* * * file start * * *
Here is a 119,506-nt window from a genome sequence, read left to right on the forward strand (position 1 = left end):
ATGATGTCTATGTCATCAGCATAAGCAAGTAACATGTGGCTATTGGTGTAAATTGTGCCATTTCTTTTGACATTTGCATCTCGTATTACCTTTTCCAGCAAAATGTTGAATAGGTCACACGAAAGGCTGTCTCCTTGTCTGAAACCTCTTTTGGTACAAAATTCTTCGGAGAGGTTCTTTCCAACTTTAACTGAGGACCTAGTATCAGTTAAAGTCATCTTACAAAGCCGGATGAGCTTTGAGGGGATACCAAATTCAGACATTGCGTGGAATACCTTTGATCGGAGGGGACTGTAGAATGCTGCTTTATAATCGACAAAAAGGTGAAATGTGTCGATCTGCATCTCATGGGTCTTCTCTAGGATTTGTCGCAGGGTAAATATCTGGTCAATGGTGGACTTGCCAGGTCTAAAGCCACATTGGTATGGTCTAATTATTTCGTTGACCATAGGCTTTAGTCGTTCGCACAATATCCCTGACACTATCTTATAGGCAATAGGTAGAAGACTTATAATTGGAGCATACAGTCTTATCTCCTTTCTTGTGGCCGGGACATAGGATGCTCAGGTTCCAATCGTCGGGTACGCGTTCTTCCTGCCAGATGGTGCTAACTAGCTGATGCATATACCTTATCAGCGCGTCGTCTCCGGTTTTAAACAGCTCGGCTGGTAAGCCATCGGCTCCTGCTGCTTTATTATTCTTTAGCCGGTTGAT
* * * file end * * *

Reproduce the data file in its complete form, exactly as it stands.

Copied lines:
Here is a 119,506-nt window from a genome sequence, read left to right on the forward strand (position 1 = left end):
ATGATGTCTATGTCATCAGCATAAGCAAGTAACATGTGGCTATTGGTGTAAATTGTGCCATTTCTTTTGACATTTGCATCTCGTATTACCTTTTCCAGCAAAATGTTGAATAGGTCACACGAAAGGCTGTCTCCTTGTCTGAAACCTCTTTTGGTACAAAATTCTTCGGAGAGGTTCTTTCCAACTTTAACTGAGGACCTAGTATCAGTTAAAGTCATCTTACAAAGCCGGATGAGCTTTGAGGGGATACCAAATTCAGACATTGCGTGGAATACCTTTGATCGGAGGGGACTGTAGAATGCTGCTTTATAATCGACAAAAAGGTGAAATGTGTCGATCTGCATCTCATGGGTCTTCTCTAGGATTTGTCGCAGGGTAAATATCTGGTCAATGGTGGACTTGCCAGGTCTAAAGCCACATTGGTATGGTCTAATTATTTCGTTGACCATAGGCTTTAGTCGTTCGCACAATATCCCTGACACTATCTTATAGGCAATAGGTAGAAGACTTATAATTGGAGCATACAGTCTTATCTCCTTTCTTGTGGCCGGGACATAGGATGCTCAGGTTCCAATCGTCGGGTACGCGTTCTTCCTGCCAGATGGTGCTAACTAGCTGATGCATATACCTTATCAGCGCGTCGTCTCCGGTTTTAAACAGCTCGGCTGGTAAGCCATCGGCTCCTGCTGCTTTATTATTCTTTAGCCGGTTGAT